While Colombia's own dependence on cocaine as a source of income for its citizens rises and falls over the years, one thing that has remained strikingly constant is the fact that Colombia has been the largest producer and exporter of cocaine since the 1970s (http://www.undcp.org/colombia/rocha.html).
This constant rate of high production - at least in comparison to other nations - does not however indicate that conditions have stayed the same in terms of Colombian cocaine production. During the 1970s, for example, most of the cocaine that was processed in Colombia and distributed throughout the rest of the world was actually grown in Peru and Bolivia. However, when this became political impossible, all aspects of production were shifted to Colombia.
Even as it was becoming more politically difficult for drug dealers to grow coca in other South American countries, during the 1970s and 1980s coca growers in Columbia saw little resistance to their activities.
Colombia became the world's largest coca grower, when it became more risky, and thus more expensive to import coca base from Peru and Bolivia, due to the improved control and law enforcement in the border areas. The difficult marketing conditions for most licit agricultural products and the virtual absence of the state on the agricultural frontier and elsewhere, in addition provided strong incentives for the rural population to start cultivating illicit crops, the more so since insurgent forces were willing to protect the crops for a price (http://www.undcp.org/colombia/rocha.html).
In other words, Colombians turned to growing cocaine because other avenues of licit income became barred to them. Whenever the same kind of economic conditions recur, Colombians tend to react by turning to illegal drug production - although the drugs themselves may change. Marijuana now occupies in many ways the place that cocaine once did in the Colombian economy:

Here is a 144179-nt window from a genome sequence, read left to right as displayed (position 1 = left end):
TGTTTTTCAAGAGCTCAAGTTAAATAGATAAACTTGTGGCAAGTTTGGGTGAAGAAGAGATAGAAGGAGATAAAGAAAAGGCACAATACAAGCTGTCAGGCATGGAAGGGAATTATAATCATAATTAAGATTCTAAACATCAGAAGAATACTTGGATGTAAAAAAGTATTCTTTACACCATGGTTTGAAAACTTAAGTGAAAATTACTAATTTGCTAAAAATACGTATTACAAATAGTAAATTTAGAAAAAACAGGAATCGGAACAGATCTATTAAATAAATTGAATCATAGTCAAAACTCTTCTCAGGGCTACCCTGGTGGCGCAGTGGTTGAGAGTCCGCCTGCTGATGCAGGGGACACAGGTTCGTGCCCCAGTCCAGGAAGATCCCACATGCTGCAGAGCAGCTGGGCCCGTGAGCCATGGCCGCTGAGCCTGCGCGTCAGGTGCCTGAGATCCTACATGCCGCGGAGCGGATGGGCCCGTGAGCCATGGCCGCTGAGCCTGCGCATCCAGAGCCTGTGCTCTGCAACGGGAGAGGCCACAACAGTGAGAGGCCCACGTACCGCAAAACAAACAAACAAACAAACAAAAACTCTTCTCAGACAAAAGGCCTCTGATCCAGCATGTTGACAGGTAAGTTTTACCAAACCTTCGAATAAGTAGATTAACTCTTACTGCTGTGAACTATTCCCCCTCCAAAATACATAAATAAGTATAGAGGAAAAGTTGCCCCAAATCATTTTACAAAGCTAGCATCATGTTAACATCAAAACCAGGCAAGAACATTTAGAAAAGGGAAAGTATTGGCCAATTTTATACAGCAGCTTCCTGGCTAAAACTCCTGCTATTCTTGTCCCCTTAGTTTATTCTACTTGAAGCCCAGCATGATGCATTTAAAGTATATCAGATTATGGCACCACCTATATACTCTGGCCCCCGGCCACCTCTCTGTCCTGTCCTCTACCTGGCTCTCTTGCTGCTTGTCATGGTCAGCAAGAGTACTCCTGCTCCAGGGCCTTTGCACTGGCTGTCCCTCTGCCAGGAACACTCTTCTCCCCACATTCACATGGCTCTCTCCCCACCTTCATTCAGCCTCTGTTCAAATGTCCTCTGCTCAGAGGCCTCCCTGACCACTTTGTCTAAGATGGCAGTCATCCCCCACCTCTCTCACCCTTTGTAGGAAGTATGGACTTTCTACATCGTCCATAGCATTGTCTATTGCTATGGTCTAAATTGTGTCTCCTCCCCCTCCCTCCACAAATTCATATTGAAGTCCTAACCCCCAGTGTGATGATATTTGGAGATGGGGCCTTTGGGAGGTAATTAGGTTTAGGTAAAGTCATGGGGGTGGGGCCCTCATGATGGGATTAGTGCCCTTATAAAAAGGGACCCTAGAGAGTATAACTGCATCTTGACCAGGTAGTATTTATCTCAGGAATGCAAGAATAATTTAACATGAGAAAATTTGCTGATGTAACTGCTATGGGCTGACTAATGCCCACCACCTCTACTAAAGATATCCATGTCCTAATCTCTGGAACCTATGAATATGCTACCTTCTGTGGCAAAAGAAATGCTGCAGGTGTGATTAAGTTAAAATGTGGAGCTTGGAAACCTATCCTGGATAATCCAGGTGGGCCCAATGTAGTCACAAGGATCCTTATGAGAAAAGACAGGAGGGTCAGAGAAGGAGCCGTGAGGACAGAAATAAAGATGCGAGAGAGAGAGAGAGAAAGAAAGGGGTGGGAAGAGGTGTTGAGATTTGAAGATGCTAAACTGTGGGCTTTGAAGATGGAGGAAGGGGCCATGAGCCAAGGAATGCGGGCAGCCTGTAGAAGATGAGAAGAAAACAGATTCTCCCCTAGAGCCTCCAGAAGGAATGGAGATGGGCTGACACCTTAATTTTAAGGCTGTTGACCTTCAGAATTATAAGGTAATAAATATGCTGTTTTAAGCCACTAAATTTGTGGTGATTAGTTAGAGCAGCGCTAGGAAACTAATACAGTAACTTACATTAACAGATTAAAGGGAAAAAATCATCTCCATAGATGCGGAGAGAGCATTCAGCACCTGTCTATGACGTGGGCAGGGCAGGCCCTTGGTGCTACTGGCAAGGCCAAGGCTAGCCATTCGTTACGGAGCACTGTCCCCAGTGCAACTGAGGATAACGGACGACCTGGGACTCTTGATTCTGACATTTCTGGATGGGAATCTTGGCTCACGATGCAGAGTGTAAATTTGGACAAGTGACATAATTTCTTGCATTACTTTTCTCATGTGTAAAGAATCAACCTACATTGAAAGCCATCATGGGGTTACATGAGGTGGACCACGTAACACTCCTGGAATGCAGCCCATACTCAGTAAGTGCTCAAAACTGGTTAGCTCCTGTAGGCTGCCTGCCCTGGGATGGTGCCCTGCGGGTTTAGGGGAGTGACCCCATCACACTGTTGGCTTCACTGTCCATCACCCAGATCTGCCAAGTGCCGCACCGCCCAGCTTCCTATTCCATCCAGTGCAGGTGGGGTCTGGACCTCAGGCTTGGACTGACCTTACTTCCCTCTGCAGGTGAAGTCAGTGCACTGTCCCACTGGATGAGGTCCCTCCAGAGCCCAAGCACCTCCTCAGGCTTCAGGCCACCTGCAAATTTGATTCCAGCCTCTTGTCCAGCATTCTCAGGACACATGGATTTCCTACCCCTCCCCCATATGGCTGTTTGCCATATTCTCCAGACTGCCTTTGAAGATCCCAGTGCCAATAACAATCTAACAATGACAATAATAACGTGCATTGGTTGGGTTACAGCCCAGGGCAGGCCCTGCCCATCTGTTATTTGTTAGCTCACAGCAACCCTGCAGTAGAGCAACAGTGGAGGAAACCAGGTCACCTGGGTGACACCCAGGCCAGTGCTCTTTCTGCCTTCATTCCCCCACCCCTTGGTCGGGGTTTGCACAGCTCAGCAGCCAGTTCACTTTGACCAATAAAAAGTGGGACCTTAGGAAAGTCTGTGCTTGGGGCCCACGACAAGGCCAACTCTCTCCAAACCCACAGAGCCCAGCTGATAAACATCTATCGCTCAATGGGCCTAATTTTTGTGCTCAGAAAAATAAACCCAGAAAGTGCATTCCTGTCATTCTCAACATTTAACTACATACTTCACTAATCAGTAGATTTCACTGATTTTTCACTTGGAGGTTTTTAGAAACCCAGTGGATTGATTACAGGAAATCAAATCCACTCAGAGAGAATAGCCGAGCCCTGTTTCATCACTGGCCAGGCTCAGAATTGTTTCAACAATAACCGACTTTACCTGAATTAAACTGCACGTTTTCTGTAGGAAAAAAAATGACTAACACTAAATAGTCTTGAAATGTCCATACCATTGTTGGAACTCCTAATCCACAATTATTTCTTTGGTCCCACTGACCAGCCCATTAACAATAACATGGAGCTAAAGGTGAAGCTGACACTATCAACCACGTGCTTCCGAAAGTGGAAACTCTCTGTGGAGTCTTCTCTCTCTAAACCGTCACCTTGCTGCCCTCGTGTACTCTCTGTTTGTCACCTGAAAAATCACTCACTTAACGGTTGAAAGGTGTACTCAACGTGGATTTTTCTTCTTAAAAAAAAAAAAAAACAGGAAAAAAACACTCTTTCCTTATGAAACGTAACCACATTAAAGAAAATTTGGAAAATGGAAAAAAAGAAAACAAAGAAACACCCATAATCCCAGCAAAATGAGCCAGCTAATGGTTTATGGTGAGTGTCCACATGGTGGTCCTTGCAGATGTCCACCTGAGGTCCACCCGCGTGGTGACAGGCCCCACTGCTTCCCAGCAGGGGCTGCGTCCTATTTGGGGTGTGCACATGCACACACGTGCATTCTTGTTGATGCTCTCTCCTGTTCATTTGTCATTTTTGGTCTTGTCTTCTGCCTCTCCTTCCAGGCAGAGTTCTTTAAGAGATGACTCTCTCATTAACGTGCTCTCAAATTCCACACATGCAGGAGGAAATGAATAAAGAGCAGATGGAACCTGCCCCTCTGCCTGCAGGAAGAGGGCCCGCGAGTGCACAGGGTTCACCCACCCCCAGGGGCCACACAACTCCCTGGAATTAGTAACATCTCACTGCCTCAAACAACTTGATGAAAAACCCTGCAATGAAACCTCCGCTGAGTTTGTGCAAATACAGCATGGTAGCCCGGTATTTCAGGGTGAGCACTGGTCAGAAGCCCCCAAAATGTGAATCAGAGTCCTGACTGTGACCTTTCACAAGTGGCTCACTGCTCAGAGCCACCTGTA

During the most recent period between 1996 and 1998 the process of substituting imported for domestic coca base deepened, due not least to the improved control of the air space between Peru and Colombia. The share of Colombian coca base in cocaine processing in the country, negligible ten years earlier, had now reached two thirds. The dismantling of the big cartels led to a fragmentation of Colombian trafficking and eventually to decreased market shares. The Mexican cartels took over an increasing share of the United States market for cocaine, a process which had been initiated already in the early 1990s. The income of Colombian drug traffickers now only represented the equivalent of 2.3% of GDP. (http://www.undcp.org/colombia/rocha.html)
It should be reiterated that even in the worst economic times that the vast majority of Colombians are engaged in licit activities. The impact of the drug trade on the Colombian economy is less dramatic than we might think. However, in a poor country, the money available to those who crow coca can be extremely important.
In 1998 Colombia by a conservative estimate had 93,000 hectares under coca, opium poppy, and marihuana cultivation, equivalent to 3% of cultivated lands in the whole country. It was furthermore estimated that illicit cultivation generated 69,000 full time jobs, or 2% of all agricultural jobs. Economic, social and political conditions in many Colombian regions have greatly favoured illicit cultivation. This holds true, not least on the agricultural frontier, where the state presence is weak, and where soil conditions are favourable for coca cultivation, or rather, unfavourable for many licit crops. In addition there is an ample supply of labour which has been expelled from more settled regions, due to shortage of agricultural lands and the armed conflict (http://www.undcp.org/colombia/rocha.html).
Conditions in Colombia can be seen - on an agrarian, political, social, and economic basis - to be ideal for sustaining the drug trade. In other words we should not be surprised that cocaine and marijuana flow out of Colombia. What should perhaps surprise us is the ways in which other countries, including the United States, respond.
The War on Drugs Meets the War on Terrorism
One of the most recent interesting political developments in the United States has been a blending of the war on drugs that has…